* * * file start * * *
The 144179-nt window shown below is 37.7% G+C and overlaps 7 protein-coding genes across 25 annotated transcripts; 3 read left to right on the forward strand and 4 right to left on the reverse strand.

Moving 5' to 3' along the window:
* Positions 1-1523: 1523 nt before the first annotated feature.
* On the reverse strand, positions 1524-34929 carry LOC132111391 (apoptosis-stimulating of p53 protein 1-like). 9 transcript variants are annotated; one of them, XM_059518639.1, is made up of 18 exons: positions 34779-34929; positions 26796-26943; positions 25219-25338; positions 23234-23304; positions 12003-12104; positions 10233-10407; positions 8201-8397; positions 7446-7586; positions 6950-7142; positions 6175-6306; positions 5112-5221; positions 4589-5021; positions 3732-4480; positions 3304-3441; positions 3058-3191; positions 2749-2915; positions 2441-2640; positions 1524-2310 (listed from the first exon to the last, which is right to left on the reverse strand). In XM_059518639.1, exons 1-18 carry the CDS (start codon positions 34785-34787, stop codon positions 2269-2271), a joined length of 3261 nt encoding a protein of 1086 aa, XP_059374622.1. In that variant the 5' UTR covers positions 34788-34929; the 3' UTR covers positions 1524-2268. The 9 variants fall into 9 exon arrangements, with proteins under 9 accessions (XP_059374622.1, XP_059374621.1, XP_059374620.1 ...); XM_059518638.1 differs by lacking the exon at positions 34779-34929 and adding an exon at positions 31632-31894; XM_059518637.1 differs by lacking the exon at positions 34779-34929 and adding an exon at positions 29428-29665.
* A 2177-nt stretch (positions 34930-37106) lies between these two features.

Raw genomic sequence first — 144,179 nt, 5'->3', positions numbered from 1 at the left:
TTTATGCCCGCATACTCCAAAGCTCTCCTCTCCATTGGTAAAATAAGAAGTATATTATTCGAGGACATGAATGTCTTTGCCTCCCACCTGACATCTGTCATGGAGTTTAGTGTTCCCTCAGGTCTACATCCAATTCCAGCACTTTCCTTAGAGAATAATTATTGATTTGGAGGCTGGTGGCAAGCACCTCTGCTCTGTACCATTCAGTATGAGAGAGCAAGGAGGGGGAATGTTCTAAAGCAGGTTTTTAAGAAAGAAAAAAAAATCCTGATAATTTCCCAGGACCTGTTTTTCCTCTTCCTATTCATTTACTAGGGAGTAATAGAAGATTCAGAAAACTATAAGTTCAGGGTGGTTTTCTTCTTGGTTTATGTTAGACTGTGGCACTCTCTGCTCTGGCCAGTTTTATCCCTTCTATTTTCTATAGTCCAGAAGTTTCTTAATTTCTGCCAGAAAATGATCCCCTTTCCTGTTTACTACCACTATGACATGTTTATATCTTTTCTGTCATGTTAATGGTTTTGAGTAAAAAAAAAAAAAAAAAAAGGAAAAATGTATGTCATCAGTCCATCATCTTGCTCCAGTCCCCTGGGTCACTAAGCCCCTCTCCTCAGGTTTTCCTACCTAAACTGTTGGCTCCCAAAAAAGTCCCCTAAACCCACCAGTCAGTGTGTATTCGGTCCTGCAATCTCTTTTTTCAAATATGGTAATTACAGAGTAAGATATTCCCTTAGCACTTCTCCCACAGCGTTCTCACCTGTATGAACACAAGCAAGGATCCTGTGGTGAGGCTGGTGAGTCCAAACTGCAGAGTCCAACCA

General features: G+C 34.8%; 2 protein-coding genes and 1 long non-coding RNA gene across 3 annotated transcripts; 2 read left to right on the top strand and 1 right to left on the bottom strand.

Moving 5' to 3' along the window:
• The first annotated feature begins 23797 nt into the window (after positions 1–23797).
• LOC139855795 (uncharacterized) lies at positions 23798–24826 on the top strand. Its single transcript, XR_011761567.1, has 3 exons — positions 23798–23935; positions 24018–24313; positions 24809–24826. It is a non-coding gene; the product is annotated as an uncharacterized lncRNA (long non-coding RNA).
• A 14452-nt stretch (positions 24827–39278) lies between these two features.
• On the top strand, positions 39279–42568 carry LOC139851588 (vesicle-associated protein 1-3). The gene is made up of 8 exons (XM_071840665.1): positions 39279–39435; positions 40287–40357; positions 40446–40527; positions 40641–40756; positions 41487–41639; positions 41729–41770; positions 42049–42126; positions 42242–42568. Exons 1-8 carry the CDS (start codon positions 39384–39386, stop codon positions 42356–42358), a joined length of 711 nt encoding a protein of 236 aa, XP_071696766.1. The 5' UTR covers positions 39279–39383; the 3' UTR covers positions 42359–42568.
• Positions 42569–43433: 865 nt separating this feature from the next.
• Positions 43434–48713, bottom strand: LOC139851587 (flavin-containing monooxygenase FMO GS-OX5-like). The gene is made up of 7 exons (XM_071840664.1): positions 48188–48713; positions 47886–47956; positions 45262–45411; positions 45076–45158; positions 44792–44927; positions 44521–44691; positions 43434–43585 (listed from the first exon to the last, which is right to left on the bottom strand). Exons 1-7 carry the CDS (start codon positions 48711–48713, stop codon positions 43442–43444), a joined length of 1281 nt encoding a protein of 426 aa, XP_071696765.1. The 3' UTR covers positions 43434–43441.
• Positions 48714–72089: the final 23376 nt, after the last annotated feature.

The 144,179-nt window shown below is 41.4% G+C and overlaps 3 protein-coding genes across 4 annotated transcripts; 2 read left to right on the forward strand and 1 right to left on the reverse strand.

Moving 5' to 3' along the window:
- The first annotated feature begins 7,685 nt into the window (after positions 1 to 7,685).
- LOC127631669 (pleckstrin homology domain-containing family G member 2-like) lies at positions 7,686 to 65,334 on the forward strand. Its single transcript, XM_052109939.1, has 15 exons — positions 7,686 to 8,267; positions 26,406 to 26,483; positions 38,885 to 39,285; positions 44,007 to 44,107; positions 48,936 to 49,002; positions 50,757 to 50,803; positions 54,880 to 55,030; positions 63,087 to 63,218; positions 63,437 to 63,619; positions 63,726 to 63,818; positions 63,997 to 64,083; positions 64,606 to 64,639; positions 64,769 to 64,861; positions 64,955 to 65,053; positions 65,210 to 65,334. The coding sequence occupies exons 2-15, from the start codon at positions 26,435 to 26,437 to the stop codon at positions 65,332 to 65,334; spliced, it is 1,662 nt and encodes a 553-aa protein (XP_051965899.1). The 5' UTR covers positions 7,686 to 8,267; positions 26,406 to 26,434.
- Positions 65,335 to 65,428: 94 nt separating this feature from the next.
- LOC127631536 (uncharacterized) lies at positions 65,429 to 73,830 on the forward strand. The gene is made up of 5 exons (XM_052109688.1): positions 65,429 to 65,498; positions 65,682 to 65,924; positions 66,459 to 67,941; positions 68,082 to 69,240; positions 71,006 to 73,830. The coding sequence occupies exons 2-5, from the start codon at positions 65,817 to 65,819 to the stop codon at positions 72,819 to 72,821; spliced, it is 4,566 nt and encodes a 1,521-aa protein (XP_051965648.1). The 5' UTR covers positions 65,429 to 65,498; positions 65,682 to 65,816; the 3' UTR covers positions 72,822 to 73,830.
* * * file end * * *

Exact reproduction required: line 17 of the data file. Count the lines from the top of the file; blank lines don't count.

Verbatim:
The 144,179-nt window shown below is 41.4% G+C and overlaps 3 protein-coding genes across 4 annotated transcripts; 2 read left to right on the forward strand and 1 right to left on the reverse strand.